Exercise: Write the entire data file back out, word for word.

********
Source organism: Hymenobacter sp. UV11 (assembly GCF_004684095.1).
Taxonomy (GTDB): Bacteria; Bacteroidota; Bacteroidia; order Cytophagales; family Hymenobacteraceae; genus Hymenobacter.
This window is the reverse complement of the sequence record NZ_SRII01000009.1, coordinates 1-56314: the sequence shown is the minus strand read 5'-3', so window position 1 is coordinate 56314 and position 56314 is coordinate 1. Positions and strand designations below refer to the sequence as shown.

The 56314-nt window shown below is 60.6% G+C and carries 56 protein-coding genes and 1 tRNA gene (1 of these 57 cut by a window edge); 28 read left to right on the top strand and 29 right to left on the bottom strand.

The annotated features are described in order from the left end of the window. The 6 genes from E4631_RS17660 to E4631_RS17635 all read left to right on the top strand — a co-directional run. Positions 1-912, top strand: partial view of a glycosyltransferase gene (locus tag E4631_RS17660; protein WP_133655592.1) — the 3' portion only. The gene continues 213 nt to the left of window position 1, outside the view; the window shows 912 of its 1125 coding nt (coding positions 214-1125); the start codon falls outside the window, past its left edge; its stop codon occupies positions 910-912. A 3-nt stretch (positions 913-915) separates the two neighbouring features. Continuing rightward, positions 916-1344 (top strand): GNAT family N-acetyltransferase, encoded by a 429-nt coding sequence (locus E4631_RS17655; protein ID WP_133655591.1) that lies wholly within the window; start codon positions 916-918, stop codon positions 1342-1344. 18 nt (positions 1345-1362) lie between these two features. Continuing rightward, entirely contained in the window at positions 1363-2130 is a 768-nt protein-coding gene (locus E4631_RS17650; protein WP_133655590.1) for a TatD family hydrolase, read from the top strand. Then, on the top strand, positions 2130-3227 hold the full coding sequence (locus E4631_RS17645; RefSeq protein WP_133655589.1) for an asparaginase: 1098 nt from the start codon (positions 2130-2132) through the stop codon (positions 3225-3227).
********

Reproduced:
Source organism: Hymenobacter sp. UV11 (assembly GCF_004684095.1).
Taxonomy (GTDB): Bacteria; Bacteroidota; Bacteroidia; order Cytophagales; family Hymenobacteraceae; genus Hymenobacter.
This window is the reverse complement of the sequence record NZ_SRII01000009.1, coordinates 1-56314: the sequence shown is the minus strand read 5'-3', so window position 1 is coordinate 56314 and position 56314 is coordinate 1. Positions and strand designations below refer to the sequence as shown.

The 56314-nt window shown below is 60.6% G+C and carries 56 protein-coding genes and 1 tRNA gene (1 of these 57 cut by a window edge); 28 read left to right on the top strand and 29 right to left on the bottom strand.

The annotated features are described in order from the left end of the window. The 6 genes from E4631_RS17660 to E4631_RS17635 all read left to right on the top strand — a co-directional run. Positions 1-912, top strand: partial view of a glycosyltransferase gene (locus tag E4631_RS17660; protein WP_133655592.1) — the 3' portion only. The gene continues 213 nt to the left of window position 1, outside the view; the window shows 912 of its 1125 coding nt (coding positions 214-1125); the start codon falls outside the window, past its left edge; its stop codon occupies positions 910-912. A 3-nt stretch (positions 913-915) separates the two neighbouring features. Continuing rightward, positions 916-1344 (top strand): GNAT family N-acetyltransferase, encoded by a 429-nt coding sequence (locus E4631_RS17655; protein ID WP_133655591.1) that lies wholly within the window; start codon positions 916-918, stop codon positions 1342-1344. 18 nt (positions 1345-1362) lie between these two features. Continuing rightward, entirely contained in the window at positions 1363-2130 is a 768-nt protein-coding gene (locus E4631_RS17650; protein WP_133655590.1) for a TatD family hydrolase, read from the top strand. Then, on the top strand, positions 2130-3227 hold the full coding sequence (locus E4631_RS17645; RefSeq protein WP_133655589.1) for an asparaginase: 1098 nt from the start codon (positions 2130-2132) through the stop codon (positions 3225-3227).